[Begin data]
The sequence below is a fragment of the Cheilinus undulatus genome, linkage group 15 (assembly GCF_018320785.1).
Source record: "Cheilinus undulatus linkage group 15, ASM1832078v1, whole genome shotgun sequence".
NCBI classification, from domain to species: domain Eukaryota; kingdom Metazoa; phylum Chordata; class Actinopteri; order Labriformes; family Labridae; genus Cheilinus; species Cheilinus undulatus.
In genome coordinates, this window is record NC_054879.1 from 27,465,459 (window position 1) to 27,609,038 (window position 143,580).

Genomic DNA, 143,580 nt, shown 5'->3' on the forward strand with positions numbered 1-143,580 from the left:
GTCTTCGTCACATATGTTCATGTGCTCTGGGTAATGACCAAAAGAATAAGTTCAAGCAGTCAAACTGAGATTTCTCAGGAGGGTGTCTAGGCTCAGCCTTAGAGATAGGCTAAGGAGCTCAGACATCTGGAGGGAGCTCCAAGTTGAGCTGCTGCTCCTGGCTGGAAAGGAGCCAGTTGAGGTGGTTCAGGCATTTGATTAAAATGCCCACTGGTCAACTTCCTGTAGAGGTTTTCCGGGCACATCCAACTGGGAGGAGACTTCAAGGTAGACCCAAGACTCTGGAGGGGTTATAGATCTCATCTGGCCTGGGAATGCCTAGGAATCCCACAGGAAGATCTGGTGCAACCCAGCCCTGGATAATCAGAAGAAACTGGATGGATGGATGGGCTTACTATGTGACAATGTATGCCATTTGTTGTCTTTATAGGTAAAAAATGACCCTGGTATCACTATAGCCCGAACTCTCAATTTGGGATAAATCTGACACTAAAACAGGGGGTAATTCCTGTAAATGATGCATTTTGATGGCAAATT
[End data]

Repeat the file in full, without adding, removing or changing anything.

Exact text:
The sequence below is a fragment of the Cheilinus undulatus genome, linkage group 15 (assembly GCF_018320785.1).
Source record: "Cheilinus undulatus linkage group 15, ASM1832078v1, whole genome shotgun sequence".
NCBI classification, from domain to species: domain Eukaryota; kingdom Metazoa; phylum Chordata; class Actinopteri; order Labriformes; family Labridae; genus Cheilinus; species Cheilinus undulatus.
In genome coordinates, this window is record NC_054879.1 from 27,465,459 (window position 1) to 27,609,038 (window position 143,580).

Genomic DNA, 143,580 nt, shown 5'->3' on the forward strand with positions numbered 1-143,580 from the left:
GTCTTCGTCACATATGTTCATGTGCTCTGGGTAATGACCAAAAGAATAAGTTCAAGCAGTCAAACTGAGATTTCTCAGGAGGGTGTCTAGGCTCAGCCTTAGAGATAGGCTAAGGAGCTCAGACATCTGGAGGGAGCTCCAAGTTGAGCTGCTGCTCCTGGCTGGAAAGGAGCCAGTTGAGGTGGTTCAGGCATTTGATTAAAATGCCCACTGGTCAACTTCCTGTAGAGGTTTTCCGGGCACATCCAACTGGGAGGAGACTTCAAGGTAGACCCAAGACTCTGGAGGGGTTATAGATCTCATCTGGCCTGGGAATGCCTAGGAATCCCACAGGAAGATCTGGTGCAACCCAGCCCTGGATAATCAGAAGAAACTGGATGGATGGATGGGCTTACTATGTGACAATGTATGCCATTTGTTGTCTTTATAGGTAAAAAATGACCCTGGTATCACTATAGCCCGAACTCTCAATTTGGGATAAATCTGACACTAAAACAGGGGGTAATTCCTGTAAATGATGCATTTTGATGGCAAATT